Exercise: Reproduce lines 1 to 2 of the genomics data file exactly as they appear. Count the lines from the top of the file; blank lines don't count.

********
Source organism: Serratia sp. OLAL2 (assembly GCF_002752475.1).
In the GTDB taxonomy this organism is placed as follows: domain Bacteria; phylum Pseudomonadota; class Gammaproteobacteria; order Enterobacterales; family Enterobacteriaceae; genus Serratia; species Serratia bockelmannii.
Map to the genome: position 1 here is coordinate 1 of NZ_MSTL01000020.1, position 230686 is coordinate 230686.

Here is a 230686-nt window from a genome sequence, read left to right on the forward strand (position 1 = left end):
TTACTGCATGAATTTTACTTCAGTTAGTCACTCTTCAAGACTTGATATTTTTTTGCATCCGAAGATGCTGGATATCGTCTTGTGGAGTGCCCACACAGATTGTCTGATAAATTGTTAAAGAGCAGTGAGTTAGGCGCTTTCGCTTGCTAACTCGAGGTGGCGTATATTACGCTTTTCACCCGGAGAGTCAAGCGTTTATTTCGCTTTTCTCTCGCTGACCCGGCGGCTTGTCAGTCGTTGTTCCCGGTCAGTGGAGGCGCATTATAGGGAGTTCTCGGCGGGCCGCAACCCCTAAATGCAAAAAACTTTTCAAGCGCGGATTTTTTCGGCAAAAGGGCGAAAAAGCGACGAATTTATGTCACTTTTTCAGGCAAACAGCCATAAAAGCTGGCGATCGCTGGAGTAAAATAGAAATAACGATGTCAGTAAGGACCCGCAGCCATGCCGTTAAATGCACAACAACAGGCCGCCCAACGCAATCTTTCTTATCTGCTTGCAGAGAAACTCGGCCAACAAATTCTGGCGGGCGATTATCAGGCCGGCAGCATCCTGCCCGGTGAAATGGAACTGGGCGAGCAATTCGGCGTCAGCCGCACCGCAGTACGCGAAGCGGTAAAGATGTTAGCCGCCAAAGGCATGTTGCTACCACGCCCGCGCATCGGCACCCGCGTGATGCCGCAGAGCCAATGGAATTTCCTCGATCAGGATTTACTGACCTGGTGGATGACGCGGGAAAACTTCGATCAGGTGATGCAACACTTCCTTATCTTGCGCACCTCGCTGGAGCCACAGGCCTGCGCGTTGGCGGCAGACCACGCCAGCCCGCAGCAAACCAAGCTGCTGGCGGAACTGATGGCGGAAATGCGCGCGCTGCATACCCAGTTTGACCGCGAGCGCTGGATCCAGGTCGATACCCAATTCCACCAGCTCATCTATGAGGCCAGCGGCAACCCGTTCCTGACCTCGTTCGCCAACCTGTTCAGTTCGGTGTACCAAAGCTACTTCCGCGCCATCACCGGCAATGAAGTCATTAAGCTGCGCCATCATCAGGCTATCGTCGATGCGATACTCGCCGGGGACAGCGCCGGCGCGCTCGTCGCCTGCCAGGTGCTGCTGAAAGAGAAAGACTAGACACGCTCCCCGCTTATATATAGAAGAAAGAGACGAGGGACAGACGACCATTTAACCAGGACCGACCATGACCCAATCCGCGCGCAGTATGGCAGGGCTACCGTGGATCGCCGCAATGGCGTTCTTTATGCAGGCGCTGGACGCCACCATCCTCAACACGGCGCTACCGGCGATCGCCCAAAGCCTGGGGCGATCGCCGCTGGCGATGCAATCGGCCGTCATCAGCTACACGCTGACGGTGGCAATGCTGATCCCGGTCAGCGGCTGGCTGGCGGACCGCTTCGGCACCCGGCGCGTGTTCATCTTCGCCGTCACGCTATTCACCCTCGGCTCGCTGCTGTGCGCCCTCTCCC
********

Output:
Source organism: Serratia sp. OLAL2 (assembly GCF_002752475.1).
In the GTDB taxonomy this organism is placed as follows: domain Bacteria; phylum Pseudomonadota; class Gammaproteobacteria; order Enterobacterales; family Enterobacteriaceae; genus Serratia; species Serratia bockelmannii.